Saturday, March 4, 2017

The Sounds of War: What It Was Like to be Shelled By Artillery

We've all seen the cannons blank firing at reenactments. You cover your ears, you feel the shock wave of the explosion that punches you in the chest, you see a puff of smoke, maybe a smoke ring and that's it.  Well, keep in mind that these 1-pound powder loads are only half of what was considered full military power. So the noise we hear is only half as loud. We also don't hear the shells whistling downrange and the jarring impacts when they hit, a frightening experience that traumatized countless Civil War soldiers. While it is difficult to imagine getting shelled by over a hundred cannon at once during the battle of Gettysburg, some highly trained reenactors get to reproduce it on a small scale by live firing artillery pieces.

I have collected some videos here with examples of live firing explosive shells from Civil War cannons, using full military powder loads, and with cameras placed near the impact site. Also included is an attempt to simulate digitally what being shelled by 150 cannons on July 3, 1863 may have sounded like.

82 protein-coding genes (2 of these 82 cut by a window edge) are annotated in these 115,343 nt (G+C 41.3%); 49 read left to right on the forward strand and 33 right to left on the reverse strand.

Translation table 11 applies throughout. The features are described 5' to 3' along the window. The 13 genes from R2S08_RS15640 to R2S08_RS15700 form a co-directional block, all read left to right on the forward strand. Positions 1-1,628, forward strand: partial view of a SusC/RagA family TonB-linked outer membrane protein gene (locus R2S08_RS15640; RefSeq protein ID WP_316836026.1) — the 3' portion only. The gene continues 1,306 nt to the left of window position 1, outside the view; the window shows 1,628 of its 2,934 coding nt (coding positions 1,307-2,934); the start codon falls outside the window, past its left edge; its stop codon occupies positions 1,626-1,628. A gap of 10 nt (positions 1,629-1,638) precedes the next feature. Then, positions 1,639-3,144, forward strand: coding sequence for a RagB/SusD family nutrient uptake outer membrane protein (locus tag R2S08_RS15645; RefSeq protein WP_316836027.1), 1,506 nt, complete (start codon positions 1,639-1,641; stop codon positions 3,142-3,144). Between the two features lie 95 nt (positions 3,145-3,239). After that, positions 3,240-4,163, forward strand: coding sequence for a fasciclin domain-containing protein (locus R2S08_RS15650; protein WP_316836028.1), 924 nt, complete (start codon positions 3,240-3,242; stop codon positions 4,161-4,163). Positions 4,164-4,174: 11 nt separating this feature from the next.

This is a more visceral experience than you will never get at a reenactment.

Live firing full military powder loads from parrot guns at the annual Historic Artillery Match, Camp Grayling Michigan National Guard Base:

Downrange shell bursts by 5th Massachusetts Battery at Fort McCoy, Wisconsin in 1990:


Special live fire target shooting against 55 gallon drums at Antietam battlefield:


A computer simulation of what Pickett's Charge artillery may have sounded like (best heard on a home theater system):











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